Monthly Lectures 2019-2020

Date Title Speaker (Affiliation)
Oct 5, 2019 Cordless or cordfree? What's the difference? Mark Aronoff (Stony Brook University)
Nov 2, 2019 White Settler Colonialism, Integration and Language Eve Haque (York University (Toronto) / CUNY Graduate Center)
Dec 7, 2019 Integrating the History of Spanish and the History of New York: On the Political Nature of Linguistic Research José Delvalle (CUNY Graduate Center)
Feb 1, 2020 Foreign Loanwords and Pronunciation Choices in American English: Place Names and Other Proper Nouns Mary Sepp (CUNY Borough of Manhattan Community College)
Mar 7, 2020 TBA Angela Reyes (CUNY Hunter College)
Apr 4, 2020 TBA Tammy Gales (Hofstra University)
May 2, 2020 TBA TBA

Oct 5, 2019

Cordless or cordfree? What's the difference?

Mark Aronoff (Stony Brook University)

Time: 11am - 12noon
Venue: Room S135, Borough of Manhattan Community College, 199 Chambers Street, New York, NY 10007

What difference is there between the new word cordfree and its established rival cordless? A group of my students and I show that the new suffix -free is used to contrast a value that has a positive connotation with its (sometimes unspoken) connotatively negative opposite, whereas -less carries no such connotation. It is better to be cordfree than to be corded, while being cordless carries no connotations of being superior in this way. The suffix -less carries no accompanying positive baggage. To be childfree or carefree is necessarily good; to be childless or careless is not.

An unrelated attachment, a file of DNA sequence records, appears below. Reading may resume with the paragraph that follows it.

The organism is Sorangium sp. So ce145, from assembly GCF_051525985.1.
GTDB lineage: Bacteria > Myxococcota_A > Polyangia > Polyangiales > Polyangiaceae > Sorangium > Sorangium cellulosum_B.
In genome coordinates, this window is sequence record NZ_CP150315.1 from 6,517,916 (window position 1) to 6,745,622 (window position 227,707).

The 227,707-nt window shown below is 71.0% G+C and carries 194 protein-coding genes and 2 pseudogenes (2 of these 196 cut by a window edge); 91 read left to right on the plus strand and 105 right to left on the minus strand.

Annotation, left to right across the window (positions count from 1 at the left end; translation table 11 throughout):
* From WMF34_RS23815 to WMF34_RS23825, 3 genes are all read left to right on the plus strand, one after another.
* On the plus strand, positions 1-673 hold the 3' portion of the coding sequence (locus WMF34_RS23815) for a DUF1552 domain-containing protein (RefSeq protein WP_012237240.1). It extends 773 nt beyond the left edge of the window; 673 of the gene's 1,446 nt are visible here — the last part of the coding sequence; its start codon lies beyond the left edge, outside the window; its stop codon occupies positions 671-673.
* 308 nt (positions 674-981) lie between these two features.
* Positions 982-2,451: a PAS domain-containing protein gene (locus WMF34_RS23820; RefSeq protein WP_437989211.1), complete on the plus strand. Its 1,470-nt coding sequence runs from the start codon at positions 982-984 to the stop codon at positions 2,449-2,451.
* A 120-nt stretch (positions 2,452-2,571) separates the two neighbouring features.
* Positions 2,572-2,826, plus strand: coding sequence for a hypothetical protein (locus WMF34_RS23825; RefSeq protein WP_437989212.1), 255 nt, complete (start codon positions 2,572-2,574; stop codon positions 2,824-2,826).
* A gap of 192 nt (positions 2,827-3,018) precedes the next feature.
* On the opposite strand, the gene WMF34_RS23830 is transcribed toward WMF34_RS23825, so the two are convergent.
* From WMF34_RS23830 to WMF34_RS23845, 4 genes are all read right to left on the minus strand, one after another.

Our conclusions are based on an exhaustive comparison of sample internet citations for all words ending in -less listed in the Ocford English Dictionary with those for the corresponding words in -free, of which only a small fraction are listed in the dictionary. Our online search reveals that many more of these -free words are found online and that their meanings correspond to our predictions.

Overall, we show how modern methods reveal the detailed workings of a living language as it changes in real time.




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